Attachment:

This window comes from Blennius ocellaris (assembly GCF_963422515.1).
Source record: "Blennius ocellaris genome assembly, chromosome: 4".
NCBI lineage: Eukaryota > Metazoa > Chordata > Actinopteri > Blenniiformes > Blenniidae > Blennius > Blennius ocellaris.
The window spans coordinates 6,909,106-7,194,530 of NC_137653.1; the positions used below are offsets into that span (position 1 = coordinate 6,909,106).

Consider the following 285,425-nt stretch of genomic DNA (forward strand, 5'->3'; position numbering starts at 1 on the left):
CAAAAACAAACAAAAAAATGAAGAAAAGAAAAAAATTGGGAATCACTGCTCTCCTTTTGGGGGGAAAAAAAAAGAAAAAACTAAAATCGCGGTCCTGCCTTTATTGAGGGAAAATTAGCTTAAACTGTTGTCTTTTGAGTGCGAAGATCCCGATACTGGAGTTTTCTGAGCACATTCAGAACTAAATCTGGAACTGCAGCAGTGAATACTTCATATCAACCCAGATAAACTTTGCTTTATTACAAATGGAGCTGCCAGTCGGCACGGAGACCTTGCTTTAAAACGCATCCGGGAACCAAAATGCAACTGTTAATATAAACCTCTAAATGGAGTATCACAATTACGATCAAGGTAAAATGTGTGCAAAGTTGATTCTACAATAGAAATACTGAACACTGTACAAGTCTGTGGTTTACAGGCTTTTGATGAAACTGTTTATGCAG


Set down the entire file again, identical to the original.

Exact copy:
This window comes from Blennius ocellaris (assembly GCF_963422515.1).
Source record: "Blennius ocellaris genome assembly, chromosome: 4".
NCBI lineage: Eukaryota > Metazoa > Chordata > Actinopteri > Blenniiformes > Blenniidae > Blennius > Blennius ocellaris.
The window spans coordinates 6,909,106-7,194,530 of NC_137653.1; the positions used below are offsets into that span (position 1 = coordinate 6,909,106).

Consider the following 285,425-nt stretch of genomic DNA (forward strand, 5'->3'; position numbering starts at 1 on the left):
CAAAAACAAACAAAAAAATGAAGAAAAGAAAAAAATTGGGAATCACTGCTCTCCTTTTGGGGGGAAAAAAAAAGAAAAAACTAAAATCGCGGTCCTGCCTTTATTGAGGGAAAATTAGCTTAAACTGTTGTCTTTTGAGTGCGAAGATCCCGATACTGGAGTTTTCTGAGCACATTCAGAACTAAATCTGGAACTGCAGCAGTGAATACTTCATATCAACCCAGATAAACTTTGCTTTATTACAAATGGAGCTGCCAGTCGGCACGGAGACCTTGCTTTAAAACGCATCCGGGAACCAAAATGCAACTGTTAATATAAACCTCTAAATGGAGTATCACAATTACGATCAAGGTAAAATGTGTGCAAAGTTGATTCTACAATAGAAATACTGAACACTGTACAAGTCTGTGGTTTACAGGCTTTTGATGAAACTGTTTATGCAG